SEC Can Enforce NASD Restitution Order – From SECLaw.com

   

]]> Home | Message Board Home Search Arbitration Investors Brokers Finance Law Compliance Archives SEC Can Enforce NASD Restitution Order

SEC allowed to assist in collection of NASD Restitution order by applying for court order

SEC v. Vittor, No. 02-13876 (11th Cir., 3/7/03). Enforcement Practices/Procedures * 1934 Act (§21) * Collection Issues * Statutory Definitions (“Order”).

The SEC can assist in collection of a NASD restitution order by applying for a court order directing payment.

There must be tens, if not hundreds, of millions of unpaid regulatory fines, disgorgement and restitution orders arising from the sanctions levied by SROs and securities regulators. The SEC has collection clout, but the SROs’ main leverage lies in their ability to prevent re-entry into the business.

This Opinion cites a Fifth Circuit Opinion, Lang v. French, 514 F.3d 217 (1998), which determined that an investor, claiming a right to recovery under a NASD restitution order, has no standing. Perhaps, that is why the SEC acted in this case to obtain a court order that could summarily convert a NASD restitution order into a court judgment.

To do so, the staff relies upon Section 21(d) and (e) of the Securities Exchange Act, but those provisions, while permitting the SEC to commence its own action to enforce SRO rules, anticipates the existence of a prior SEC “order,” with which compliance may be commanded. The SEC argues that such an “order” was issued when it affirmed the findings of the NASD disciplinary decisions, but Mr. Vittor argues that the SEC’s affirmance of the NASD penalty is not an “order,” for Section 21 purposes. It requires no action on his part and, therefore, a court cannot command him to comply with it.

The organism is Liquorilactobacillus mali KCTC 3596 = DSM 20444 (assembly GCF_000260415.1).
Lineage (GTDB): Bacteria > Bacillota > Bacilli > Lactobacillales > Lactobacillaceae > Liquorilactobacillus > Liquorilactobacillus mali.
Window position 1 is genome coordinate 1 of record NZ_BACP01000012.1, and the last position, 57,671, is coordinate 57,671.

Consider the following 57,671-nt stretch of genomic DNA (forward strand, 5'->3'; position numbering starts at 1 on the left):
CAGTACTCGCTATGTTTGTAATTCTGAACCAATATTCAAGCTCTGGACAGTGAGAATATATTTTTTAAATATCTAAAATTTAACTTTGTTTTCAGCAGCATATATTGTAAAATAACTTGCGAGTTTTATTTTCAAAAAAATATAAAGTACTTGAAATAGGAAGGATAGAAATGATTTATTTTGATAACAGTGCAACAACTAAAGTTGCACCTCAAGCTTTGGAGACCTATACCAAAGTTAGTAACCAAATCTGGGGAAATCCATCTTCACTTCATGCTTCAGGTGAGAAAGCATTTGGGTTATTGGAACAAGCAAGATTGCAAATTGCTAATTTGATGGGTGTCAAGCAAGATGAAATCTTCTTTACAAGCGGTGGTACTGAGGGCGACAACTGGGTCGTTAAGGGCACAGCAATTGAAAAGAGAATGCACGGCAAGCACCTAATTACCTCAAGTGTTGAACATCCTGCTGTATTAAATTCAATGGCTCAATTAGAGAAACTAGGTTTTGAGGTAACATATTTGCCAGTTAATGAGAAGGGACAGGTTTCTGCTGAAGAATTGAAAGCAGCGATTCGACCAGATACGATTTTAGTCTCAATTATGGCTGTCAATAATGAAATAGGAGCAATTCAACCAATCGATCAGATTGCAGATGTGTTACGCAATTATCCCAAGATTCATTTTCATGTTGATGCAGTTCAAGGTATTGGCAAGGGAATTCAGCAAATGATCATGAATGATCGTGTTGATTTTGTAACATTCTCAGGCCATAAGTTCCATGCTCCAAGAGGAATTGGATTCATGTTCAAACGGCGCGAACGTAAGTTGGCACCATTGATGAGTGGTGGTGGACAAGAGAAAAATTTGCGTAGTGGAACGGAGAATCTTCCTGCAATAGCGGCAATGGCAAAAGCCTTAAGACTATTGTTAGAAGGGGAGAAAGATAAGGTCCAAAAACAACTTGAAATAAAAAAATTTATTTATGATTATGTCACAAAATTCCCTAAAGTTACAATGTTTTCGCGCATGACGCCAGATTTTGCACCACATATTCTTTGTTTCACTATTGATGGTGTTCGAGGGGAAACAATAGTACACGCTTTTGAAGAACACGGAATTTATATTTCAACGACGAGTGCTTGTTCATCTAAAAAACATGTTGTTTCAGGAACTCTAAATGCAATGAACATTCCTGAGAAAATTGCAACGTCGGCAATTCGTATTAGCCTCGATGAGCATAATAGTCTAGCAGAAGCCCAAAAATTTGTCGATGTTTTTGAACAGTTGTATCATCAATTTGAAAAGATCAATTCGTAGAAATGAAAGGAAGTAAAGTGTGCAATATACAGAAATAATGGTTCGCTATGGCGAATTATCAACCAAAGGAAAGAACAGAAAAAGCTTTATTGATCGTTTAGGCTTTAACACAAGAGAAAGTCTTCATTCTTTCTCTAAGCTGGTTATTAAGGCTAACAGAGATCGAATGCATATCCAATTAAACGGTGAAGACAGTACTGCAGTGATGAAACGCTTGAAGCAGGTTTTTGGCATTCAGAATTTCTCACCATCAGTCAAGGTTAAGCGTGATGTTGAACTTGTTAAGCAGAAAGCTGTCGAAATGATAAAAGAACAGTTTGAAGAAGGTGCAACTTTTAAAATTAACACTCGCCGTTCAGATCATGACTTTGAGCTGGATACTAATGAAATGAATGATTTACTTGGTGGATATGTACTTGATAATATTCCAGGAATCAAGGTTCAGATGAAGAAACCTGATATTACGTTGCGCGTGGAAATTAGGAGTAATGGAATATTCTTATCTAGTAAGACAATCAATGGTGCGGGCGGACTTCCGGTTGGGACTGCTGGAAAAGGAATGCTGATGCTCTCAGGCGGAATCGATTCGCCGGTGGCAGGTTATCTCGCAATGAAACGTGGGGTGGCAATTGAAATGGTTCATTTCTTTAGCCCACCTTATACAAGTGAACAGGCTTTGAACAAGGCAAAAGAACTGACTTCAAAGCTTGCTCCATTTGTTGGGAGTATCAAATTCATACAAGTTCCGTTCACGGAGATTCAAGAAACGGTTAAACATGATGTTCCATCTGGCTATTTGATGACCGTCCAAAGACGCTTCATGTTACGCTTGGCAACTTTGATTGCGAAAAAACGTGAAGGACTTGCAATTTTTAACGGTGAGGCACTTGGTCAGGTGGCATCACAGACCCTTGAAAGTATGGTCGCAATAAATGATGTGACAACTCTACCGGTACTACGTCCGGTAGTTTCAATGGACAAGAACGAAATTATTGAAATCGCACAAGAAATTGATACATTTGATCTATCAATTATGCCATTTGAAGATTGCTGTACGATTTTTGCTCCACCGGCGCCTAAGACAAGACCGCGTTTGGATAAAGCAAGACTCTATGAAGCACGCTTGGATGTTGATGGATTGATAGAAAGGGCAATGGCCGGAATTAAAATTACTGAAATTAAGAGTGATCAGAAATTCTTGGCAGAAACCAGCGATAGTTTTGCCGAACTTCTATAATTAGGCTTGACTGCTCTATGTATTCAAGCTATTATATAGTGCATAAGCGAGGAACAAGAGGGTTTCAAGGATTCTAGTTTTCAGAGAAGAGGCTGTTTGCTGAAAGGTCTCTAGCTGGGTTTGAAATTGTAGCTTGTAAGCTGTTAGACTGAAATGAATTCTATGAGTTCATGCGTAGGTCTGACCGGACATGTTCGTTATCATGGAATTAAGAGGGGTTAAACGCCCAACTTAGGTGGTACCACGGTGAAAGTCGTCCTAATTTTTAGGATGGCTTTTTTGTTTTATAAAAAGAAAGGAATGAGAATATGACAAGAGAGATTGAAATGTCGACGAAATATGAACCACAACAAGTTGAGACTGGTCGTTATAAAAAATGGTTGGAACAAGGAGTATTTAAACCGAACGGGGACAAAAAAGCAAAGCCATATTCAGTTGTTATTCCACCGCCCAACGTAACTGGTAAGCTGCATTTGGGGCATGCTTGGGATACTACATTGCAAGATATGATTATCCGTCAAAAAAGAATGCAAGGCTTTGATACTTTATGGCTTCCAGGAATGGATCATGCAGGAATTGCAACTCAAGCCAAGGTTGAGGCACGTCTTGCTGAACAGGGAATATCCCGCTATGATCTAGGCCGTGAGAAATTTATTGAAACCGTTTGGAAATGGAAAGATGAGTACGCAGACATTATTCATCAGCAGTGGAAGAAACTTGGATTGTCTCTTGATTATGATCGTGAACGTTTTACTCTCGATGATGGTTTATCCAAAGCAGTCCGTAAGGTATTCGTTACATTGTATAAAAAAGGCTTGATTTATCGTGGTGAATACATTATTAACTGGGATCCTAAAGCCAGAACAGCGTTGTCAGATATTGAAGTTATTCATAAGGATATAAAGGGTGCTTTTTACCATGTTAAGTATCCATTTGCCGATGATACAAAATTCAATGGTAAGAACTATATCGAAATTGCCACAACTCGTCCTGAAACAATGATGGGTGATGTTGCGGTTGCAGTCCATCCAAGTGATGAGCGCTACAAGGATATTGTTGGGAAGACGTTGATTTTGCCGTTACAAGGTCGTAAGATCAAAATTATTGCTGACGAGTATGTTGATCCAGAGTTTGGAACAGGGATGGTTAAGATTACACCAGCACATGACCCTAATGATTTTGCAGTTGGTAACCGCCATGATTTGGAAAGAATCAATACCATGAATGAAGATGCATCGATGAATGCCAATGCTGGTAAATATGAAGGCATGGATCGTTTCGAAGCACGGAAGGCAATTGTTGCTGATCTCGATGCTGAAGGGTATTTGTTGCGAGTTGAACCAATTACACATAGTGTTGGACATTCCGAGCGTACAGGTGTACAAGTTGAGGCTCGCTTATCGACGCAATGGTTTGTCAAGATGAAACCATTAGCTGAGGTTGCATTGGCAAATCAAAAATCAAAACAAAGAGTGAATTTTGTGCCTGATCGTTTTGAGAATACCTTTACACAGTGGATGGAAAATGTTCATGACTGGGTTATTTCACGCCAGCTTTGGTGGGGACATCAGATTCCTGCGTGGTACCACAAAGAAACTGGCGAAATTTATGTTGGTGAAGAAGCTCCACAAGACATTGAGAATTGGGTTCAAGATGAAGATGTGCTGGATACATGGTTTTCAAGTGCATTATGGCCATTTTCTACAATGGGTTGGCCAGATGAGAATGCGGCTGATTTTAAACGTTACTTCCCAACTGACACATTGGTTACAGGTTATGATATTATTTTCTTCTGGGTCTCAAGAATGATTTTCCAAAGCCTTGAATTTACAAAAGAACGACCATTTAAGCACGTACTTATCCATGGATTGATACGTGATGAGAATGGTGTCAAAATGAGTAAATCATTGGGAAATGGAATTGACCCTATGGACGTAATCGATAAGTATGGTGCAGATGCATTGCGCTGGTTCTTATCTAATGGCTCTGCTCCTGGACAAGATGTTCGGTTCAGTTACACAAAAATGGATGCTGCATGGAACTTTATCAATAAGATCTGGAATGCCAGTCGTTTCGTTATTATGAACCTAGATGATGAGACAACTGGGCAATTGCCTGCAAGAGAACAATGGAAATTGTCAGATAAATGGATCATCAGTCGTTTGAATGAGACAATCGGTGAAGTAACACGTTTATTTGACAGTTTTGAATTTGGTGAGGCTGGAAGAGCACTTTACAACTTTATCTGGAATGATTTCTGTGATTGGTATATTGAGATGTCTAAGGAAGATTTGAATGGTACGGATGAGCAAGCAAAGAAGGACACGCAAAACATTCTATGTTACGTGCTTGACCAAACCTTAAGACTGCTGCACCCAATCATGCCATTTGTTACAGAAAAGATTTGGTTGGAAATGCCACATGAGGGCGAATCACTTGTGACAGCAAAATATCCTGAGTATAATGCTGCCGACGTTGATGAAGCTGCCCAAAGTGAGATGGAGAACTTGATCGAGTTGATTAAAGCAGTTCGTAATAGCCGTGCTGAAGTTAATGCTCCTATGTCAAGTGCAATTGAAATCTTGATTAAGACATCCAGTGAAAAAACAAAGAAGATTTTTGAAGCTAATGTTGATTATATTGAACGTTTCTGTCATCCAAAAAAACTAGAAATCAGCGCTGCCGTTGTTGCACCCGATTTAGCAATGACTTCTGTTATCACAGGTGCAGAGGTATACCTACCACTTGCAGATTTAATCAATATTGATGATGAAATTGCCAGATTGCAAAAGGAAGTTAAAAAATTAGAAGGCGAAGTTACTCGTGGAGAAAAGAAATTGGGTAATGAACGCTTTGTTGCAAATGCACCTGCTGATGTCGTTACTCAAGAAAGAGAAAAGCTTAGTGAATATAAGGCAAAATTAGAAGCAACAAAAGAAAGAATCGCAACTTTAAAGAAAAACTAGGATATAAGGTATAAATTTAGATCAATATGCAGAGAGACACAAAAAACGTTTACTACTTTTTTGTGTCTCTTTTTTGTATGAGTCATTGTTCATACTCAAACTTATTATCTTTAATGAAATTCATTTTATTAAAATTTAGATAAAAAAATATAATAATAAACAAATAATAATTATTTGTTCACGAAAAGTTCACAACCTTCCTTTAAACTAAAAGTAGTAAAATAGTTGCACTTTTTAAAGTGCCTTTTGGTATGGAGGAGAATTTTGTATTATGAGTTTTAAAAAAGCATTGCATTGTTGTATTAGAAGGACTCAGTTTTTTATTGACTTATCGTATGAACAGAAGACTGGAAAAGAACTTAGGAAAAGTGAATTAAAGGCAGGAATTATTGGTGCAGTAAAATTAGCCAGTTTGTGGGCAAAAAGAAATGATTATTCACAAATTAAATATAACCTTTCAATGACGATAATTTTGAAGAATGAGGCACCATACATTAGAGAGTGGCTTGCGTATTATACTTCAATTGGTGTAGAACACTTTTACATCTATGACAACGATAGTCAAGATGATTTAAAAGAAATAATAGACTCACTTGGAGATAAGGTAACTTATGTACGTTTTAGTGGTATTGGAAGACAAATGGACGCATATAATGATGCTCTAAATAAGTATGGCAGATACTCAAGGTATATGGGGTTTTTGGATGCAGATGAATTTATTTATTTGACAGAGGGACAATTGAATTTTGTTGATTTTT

This Court thinks it can and finds that the SEC action, after review of the NASD findings and sanctions, constitutes an “order,” under Sections 21(d) and (e). That leaves Section 21(f), which forbids SEC action under the former subsections, unless the SRO has failed or is unable to act first (or where SEC is otherwise “necessary or appropriate”). The district court found Section 21(f) inapplicable here and the majority agrees. “This section applies only when the SEC initiates its own enforcement ‘action … for violation of, or to command compliance with, the rules of a self-regulatory organization.’” Here, the NASD acted and the SEC applied oversight, not independent action. Mr. Vittor is commanded to pay. (SAC Ed: The dissent thinks 21(f) is applicable, but its policy concern is that adding execution clout to the consequences one faces in pursuing review of a SRO disciplinary proceeding will further chill the right to an appeal.) (SLC Ref. No. 2003-11-05)

  

]]>


Shop at Amazon.com

 


Copyright 2003 Securities Arbitration Commentator, Inc. P.O. Box 112, Maplewood, NJ 07040; t: 973-761-5880 f: 973-761-1504. Materials denoted with a SAC Reference No. (e.g. SAC Ref. No. 99-01-001) are on hand at SAC and may be obtained by calling the Securities Arbitration Commentator, or by email to help@sacarbitration.com. The Securities Arbitration Commentator is the leading publication for securities arbitration news and information, and maintains the most complete database of arbitration awards availalble anywhere. For more information regarding their services, visit their website at www.sacarbitration.com


Nothing herein is intended as legal or financial advice. The law is different in different jurisdictions, and the facts of a particular matter can change the application of the law. Please consult an attorney or your financial advisor before acting upon the information contained in this article. 


Return to The Securities Law Home Page 

Visit Beam & Astarita, LLC, securities arbitration, regulation and litigation attorneys

]]> ]]>